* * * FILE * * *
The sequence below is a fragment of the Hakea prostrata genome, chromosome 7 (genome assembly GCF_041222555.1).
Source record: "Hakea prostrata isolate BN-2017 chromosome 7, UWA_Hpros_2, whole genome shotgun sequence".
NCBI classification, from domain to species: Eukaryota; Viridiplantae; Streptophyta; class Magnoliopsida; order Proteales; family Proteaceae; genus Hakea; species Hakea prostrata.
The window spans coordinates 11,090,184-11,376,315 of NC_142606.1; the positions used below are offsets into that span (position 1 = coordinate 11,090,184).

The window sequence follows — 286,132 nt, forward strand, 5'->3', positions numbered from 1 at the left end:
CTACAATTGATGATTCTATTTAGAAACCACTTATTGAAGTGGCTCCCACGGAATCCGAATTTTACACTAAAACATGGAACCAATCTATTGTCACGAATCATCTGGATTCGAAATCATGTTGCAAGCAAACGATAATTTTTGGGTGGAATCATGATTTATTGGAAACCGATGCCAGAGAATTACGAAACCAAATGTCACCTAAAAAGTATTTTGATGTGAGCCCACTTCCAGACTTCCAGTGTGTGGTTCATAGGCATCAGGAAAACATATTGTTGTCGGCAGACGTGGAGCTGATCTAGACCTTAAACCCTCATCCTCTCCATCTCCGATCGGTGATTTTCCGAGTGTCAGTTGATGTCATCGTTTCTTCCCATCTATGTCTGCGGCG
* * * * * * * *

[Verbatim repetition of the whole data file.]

The sequence below is a fragment of the Hakea prostrata genome, chromosome 7 (genome assembly GCF_041222555.1).
Source record: "Hakea prostrata isolate BN-2017 chromosome 7, UWA_Hpros_2, whole genome shotgun sequence".
NCBI classification, from domain to species: Eukaryota; Viridiplantae; Streptophyta; class Magnoliopsida; order Proteales; family Proteaceae; genus Hakea; species Hakea prostrata.
The window spans coordinates 11,090,184-11,376,315 of NC_142606.1; the positions used below are offsets into that span (position 1 = coordinate 11,090,184).

The window sequence follows — 286,132 nt, forward strand, 5'->3', positions numbered from 1 at the left end:
CTACAATTGATGATTCTATTTAGAAACCACTTATTGAAGTGGCTCCCACGGAATCCGAATTTTACACTAAAACATGGAACCAATCTATTGTCACGAATCATCTGGATTCGAAATCATGTTGCAAGCAAACGATAATTTTTGGGTGGAATCATGATTTATTGGAAACCGATGCCAGAGAATTACGAAACCAAATGTCACCTAAAAAGTATTTTGATGTGAGCCCACTTCCAGACTTCCAGTGTGTGGTTCATAGGCATCAGGAAAACATATTGTTGTCGGCAGACGTGGAGCTGATCTAGACCTTAAACCCTCATCCTCTCCATCTCCGATCGGTGATTTTCCGAGTGTCAGTTGATGTCATCGTTTCTTCCCATCTATGTCTGCGGCG